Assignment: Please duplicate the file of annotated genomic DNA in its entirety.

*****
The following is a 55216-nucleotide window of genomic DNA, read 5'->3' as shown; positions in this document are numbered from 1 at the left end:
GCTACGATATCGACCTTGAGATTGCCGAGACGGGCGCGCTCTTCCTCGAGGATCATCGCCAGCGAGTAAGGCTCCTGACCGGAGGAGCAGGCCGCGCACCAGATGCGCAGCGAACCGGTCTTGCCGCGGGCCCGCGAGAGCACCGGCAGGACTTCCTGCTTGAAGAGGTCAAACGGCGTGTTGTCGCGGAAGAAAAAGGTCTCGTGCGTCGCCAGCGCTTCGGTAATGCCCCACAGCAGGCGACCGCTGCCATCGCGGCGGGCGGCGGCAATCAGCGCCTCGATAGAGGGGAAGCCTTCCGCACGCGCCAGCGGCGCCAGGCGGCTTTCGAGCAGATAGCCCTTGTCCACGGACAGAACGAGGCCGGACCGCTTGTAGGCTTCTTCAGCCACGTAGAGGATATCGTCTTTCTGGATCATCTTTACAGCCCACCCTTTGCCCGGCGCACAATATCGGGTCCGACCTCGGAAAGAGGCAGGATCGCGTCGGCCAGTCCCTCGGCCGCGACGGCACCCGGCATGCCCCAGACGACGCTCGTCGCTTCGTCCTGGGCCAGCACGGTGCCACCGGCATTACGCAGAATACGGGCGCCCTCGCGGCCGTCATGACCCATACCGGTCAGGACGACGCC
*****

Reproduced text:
The following is a 55216-nucleotide window of genomic DNA, read 5'->3' as shown; positions in this document are numbered from 1 at the left end:
GCTACGATATCGACCTTGAGATTGCCGAGACGGGCGCGCTCTTCCTCGAGGATCATCGCCAGCGAGTAAGGCTCCTGACCGGAGGAGCAGGCCGCGCACCAGATGCGCAGCGAACCGGTCTTGCCGCGGGCCCGCGAGAGCACCGGCAGGACTTCCTGCTTGAAGAGGTCAAACGGCGTGTTGTCGCGGAAGAAAAAGGTCTCGTGCGTCGCCAGCGCTTCGGTAATGCCCCACAGCAGGCGACCGCTGCCATCGCGGCGGGCGGCGGCAATCAGCGCCTCGATAGAGGGGAAGCCTTCCGCACGCGCCAGCGGCGCCAGGCGGCTTTCGAGCAGATAGCCCTTGTCCACGGACAGAACGAGGCCGGACCGCTTGTAGGCTTCTTCAGCCACGTAGAGGATATCGTCTTTCTGGATCATCTTTACAGCCCACCCTTTGCCCGGCGCACAATATCGGGTCCGACCTCGGAAAGAGGCAGGATCGCGTCGGCCAGTCCCTCGGCCGCGACGGCACCCGGCATGCCCCAGACGACGCTCGTCGCTTCGTCCTGGGCCAGCACGGTGCCACCGGCATTACGCAGAATACGGGCGCCCTCGCGGCCGTCATGACCCATACCGGTCAGGACGACGCC